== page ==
In 1925 Arthur (Otto) and Josephine (stage name Ethye) Miller, from the “Marvelous Miller” ballroom dancing team who had danced around the world, retired and purchased a lodge on what is now the Sunrise Highway in Bay Shore and named it “Marvelous Miller’s Lodge”. At that time, the lodge was used as a summer resort and consisted of twelve bedrooms, two with private baths and two others with full baths. Otto and Josephine ran the lodge.
The attic was converted into sleeping quarters set up as a dormitory accommodating twelve beds which were rented to construction men who were working on the Pilgrim State Hospital project being built then.
Josephine and daughter Ruth prepared brown bag lunches of sandwiches, fruit, cake or cookies and coffee to be taken out by the workers. The men were served meals for breakfast and supper. Weekends they went home to their families. This routine lasted about two years.
In 1938 Harry and Elsie Seifert leased the lodge building for a year, changed the name to “Old Heidelberg” and with permission converted the sun porch into a Bavarian bar. The Seiferts eventually bought it and ran it for several years.
Ruth Miller, daughter of the original owners, held her wedding reception at the “Old Heidelberg” with Dorothy (DeMaria) Miller as maid of honor. Her wedding pictures were taken by the local photographer, James Johnathan, Sr.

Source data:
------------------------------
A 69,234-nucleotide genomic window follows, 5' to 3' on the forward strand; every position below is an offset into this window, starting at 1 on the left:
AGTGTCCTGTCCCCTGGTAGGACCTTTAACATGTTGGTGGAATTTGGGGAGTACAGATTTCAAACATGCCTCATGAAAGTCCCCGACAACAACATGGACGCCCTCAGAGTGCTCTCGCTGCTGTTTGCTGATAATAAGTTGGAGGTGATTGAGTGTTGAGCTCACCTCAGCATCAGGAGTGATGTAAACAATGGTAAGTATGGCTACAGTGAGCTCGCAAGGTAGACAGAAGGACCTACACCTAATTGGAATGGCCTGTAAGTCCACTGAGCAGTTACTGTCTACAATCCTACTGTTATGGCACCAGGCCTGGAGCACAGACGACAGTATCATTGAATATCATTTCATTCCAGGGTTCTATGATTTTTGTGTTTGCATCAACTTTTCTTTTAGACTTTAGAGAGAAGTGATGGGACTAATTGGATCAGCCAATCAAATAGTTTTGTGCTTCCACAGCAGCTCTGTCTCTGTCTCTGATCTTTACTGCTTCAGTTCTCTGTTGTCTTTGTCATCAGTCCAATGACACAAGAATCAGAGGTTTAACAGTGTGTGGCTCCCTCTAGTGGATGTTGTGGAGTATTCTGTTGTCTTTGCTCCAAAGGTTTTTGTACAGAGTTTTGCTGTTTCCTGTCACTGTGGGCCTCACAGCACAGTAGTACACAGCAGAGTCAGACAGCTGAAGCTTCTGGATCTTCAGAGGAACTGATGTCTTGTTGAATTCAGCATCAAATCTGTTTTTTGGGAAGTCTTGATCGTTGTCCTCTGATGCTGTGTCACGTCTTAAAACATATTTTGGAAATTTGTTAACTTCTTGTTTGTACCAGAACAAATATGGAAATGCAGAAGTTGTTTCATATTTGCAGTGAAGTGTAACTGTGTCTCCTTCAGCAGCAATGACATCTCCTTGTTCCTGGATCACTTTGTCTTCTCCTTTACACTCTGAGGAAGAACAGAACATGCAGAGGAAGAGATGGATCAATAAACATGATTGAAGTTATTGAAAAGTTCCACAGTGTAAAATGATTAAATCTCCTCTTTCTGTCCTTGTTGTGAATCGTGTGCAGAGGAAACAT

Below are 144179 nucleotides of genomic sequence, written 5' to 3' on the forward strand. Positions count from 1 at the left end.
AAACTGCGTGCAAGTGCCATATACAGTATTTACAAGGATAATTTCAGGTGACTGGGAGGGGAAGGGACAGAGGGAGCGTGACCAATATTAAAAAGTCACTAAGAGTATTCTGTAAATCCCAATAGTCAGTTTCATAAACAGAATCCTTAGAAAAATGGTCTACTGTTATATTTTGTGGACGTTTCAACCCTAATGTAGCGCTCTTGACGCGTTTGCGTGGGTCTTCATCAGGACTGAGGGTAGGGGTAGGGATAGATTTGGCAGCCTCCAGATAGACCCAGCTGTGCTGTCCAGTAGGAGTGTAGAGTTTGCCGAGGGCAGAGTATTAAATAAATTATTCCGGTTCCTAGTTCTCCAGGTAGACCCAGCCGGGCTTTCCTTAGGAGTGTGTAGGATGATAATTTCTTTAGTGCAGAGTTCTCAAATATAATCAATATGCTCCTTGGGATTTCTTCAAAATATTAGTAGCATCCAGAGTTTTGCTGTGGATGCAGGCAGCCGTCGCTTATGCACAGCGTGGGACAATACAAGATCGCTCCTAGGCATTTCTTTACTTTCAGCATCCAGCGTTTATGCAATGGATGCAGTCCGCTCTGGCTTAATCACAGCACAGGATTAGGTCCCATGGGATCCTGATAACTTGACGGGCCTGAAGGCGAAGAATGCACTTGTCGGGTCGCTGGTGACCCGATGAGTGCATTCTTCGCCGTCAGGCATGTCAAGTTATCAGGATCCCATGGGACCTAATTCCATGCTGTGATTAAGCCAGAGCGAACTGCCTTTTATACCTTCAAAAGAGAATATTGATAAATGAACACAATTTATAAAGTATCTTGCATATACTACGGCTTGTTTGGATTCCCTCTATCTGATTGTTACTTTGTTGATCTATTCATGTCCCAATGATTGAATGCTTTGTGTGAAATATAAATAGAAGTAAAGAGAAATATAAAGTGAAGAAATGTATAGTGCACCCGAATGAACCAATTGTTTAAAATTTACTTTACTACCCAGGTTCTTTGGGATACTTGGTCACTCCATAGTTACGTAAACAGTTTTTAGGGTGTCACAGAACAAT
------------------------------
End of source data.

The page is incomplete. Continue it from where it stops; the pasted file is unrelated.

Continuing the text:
Mr. and Mrs. Fred Ooms bought the “Old Heidelberg” from the Seiferts in May 1952. They leased it at one time to Mr. Gerisi for twelve years. It was sold again in 1977 to John Hickey and Thomas Lally and they renamed it “The Jon Thomas Inne”. John and Tom owned and operated The J.T.I. successfully for 38 years.
In August 2013 John and Thomas retired and sold The J.T.I. to the current owners. Publicly celebrated early in November 2013 the new owners embraced family and friends with anticipation of continuing the tradition of The J.T.I. serving the community for many years to come. “Locals”raised in Bay Shore and surrounding towns, the new owners were no strangers to The Jon Thomas Inne. Brothers and friends became associates and “family”.
Dreams were temporarily shattered. No one could anticipate the December 5, 2013 kitchen fire. The disappointment and despair were extinguished by the overwhelming amount of support and encouragement of family, friends and the community. The ashes ignited a new determination and commitment of the owners to rebuild The J.T.I.
Family, friends and the community rallied and the new owners were more determined to reopen, bigger and better than ever. After a few bumps in the road, including, incredibly enough, another fire, The Jon Thomas Inne is now, once again, a focal point in the community and promises to be around for another 90 years, at least.